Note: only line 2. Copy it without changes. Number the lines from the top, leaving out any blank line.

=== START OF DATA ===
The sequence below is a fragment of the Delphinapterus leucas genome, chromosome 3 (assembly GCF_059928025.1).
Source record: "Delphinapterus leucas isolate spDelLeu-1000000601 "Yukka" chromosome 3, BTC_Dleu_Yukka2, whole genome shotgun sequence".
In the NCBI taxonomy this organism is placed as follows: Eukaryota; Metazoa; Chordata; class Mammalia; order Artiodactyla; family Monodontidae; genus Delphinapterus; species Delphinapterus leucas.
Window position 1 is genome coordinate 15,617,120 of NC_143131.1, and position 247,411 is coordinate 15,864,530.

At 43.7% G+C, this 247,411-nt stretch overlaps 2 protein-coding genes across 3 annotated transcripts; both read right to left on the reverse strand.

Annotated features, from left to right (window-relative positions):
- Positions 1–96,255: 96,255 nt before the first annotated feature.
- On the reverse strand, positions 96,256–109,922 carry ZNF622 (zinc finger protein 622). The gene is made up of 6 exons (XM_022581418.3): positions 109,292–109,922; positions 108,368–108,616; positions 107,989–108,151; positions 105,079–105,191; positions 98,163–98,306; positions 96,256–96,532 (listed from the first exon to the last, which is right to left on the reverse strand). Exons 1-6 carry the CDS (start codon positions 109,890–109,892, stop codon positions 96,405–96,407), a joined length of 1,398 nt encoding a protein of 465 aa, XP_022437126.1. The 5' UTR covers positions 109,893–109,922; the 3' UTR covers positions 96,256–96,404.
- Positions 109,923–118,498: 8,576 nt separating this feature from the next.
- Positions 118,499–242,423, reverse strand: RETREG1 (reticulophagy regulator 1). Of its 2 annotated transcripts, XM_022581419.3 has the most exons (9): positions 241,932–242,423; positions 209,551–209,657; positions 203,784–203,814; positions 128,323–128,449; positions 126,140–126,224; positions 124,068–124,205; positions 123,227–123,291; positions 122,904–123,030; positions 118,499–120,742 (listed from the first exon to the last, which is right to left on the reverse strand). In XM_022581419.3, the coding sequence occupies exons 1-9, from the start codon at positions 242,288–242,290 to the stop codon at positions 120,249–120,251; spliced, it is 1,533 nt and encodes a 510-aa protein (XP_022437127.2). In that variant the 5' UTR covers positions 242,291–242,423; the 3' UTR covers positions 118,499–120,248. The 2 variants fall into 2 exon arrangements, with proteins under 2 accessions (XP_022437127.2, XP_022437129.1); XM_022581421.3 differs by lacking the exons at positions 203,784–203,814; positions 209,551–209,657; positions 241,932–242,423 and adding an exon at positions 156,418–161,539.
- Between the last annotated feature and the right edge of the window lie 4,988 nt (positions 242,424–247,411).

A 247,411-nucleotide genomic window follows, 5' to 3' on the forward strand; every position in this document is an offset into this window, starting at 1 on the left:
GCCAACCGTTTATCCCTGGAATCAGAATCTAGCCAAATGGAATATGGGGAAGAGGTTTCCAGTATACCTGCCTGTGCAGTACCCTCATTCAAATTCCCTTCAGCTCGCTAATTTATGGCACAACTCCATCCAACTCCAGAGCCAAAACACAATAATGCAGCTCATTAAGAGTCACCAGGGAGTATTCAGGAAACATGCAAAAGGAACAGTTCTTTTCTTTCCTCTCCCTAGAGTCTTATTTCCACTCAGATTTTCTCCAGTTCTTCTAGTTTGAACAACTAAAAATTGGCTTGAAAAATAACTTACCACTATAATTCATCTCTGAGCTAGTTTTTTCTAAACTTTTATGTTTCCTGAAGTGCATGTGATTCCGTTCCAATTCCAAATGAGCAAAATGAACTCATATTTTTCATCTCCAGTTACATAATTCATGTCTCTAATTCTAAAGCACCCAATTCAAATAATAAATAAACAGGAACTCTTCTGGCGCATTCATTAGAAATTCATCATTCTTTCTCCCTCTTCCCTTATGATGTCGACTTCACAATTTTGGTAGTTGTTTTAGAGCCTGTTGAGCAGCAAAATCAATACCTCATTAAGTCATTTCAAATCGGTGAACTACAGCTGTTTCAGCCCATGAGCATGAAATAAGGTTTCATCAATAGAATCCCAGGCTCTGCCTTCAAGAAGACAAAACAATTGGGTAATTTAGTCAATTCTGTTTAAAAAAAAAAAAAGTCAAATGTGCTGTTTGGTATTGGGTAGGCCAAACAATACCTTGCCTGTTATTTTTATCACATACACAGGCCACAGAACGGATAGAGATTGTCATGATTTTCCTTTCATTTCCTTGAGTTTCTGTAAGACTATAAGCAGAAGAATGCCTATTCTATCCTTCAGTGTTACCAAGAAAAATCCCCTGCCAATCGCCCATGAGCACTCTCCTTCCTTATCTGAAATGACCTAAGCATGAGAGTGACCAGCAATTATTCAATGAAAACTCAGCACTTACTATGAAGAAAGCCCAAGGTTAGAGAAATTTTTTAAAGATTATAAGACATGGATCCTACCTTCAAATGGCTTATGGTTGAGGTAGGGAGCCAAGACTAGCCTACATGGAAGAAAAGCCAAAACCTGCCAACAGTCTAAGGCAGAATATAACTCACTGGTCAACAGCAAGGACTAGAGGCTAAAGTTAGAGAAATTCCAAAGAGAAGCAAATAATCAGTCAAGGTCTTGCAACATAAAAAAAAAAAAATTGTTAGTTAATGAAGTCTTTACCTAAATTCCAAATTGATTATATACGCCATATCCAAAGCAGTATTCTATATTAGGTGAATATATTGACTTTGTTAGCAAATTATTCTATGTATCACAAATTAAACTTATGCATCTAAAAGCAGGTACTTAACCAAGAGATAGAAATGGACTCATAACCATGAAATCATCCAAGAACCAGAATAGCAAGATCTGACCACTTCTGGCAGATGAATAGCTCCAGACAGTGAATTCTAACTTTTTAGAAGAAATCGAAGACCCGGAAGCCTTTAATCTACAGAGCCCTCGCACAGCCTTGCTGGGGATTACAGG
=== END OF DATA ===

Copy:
Source record: "Delphinapterus leucas isolate spDelLeu-1000000601 "Yukka" chromosome 3, BTC_Dleu_Yukka2, whole genome shotgun sequence".